Xander Bogaerts putting slow start behind him


It was hard to overlook how much Xander Bogaerts was struggling at the plate as the season got underway for the Boston Red Sox. There is danger in reading too much into small sample sizes, yet after only two games we were starting to wonder if we should be concerned. A few days later, Bogaerts has started to put those concerns to rest.

The Red Sox shortstop opened the season in a 1-for-7 slump that included a pair of strikeouts. It’s a minuscule sample size that wouldn’t even register if it had happened in the middle of the season. Yet these samples get magnified in the early part of the season when there are no other samples to compare them to.

Bogaerts was bumped down to 8th in the lineup for the second game of the season. Manager John Farrell cited the quality of Ryan Hanigan‘s at-bats as the reason, but it was clear that Bogaerts’ struggles played a significant role in the decision.

"“I’ll be honest, hitters kind of tell you where they hit in the lineup. It’s not based on anything other than how guys are going at the time,” Farrell told The Boston Globe prior to that game in Philadelphia. “Profiling to certain slots in the order is one thing but guys are going to tell you where they’re going to hit in the lineup.”"

It wasn’t just the lack of production from Bogaerts that had us concerned. Anyone can go through a rough patch like that over a two game period. What was troubling was that his struggles were a continuation of the issues that were noticed near the end of spring training, with Farrell describing him at the time as jumpy.

"“He’s still working on things we were addressing in spring training,” Farrell said after the second game of the season. “We’ve got to stay patient and continue to give that opportunity to take hold in game.”"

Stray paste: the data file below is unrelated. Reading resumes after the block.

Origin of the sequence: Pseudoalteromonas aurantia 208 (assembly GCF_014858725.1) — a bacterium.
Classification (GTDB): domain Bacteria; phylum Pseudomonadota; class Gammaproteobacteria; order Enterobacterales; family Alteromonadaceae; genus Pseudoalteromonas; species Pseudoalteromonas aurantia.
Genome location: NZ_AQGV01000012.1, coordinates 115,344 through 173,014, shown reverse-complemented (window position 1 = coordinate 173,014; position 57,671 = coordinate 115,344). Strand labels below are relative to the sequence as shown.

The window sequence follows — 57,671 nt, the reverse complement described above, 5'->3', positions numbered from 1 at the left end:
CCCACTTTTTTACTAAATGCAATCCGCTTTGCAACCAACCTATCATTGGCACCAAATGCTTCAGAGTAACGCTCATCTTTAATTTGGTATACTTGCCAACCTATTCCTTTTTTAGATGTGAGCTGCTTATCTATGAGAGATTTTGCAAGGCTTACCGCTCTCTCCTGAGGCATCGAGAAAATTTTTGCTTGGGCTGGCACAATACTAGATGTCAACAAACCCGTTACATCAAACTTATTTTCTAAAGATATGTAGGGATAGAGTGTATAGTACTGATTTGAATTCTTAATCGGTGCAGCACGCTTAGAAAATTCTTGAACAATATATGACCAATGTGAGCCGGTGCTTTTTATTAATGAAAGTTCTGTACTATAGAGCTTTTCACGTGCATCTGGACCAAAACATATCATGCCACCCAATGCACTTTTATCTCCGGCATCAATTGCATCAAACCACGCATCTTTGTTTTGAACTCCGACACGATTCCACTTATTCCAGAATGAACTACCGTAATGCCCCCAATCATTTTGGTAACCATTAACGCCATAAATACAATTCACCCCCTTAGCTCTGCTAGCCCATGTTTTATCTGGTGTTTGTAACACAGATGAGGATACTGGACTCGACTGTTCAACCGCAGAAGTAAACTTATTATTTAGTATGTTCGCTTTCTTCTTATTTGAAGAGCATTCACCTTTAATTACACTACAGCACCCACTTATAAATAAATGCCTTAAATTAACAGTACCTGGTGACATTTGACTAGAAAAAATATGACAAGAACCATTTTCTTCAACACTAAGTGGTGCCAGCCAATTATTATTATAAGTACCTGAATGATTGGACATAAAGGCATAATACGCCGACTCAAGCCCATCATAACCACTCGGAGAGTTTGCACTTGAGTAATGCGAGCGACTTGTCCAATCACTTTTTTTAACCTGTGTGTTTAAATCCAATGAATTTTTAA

Fortunately, we did not have to remain patient for too long. Bogaerts quieted his critics with a 3-hit performance to wrap up the series in Philadelphia, then followed that up by collecting 5 hits over the first two games in New York. Heading into Sunday night’s game, Bogaerts is hitting a scorching .391, which is the highest average on the team among hitters with more than 10 at-bats.

More from BoSox Injection

Small sample sizes. This early in the season a player can turn a poor start into the start of a great year all in one game. During Friday night’s 19-inning marathon, Bogaerts had seen his average dip to .267 by the end of the 9th inning. He went 4-for-4 after that, becoming the first player in franchise history to collect 4 extra-innings hits in the same game, to raise his average to .421.

After the first couple games of the season, scouts were saying that Bogaerts looked lost at the plate. Now he’s suddenly on fire. Which version is real and which is the mirage? That’s the danger of small sample sizes. It’s too soon to tell based on what we have seen so far.

More from Red Sox News

What we do know is that Bogaerts has the pedigree of being one of baseball’s top prospects before he broke into the major leagues. We tend to forget, given that he debuted at the end of the 2013 season and played a key role in Boston’s World Series run, but Bogaerts is still only 22-years old. He was he fifth youngest player in the majors to be in an Opening Day lineup this year. Players that age are bound to hit rough patches as they adjust to the steep learning curve of hitting in the big leagues. Most evaluators still believe that Bogaerts will be a special player and he’s shown glimpses of that upside over the past few days.

Was it too soon to be worried about Bogaerts after two games? Of course it was. Just as it’s too soon to proclaim that he’s figured it all out after the last few games. Bogaerts has bounced back from a rough start to string together a few solid outings. Whether or not he can keep it going to produce the breakout season we all expect will eventually come will require patience in waiting for a larger sample size.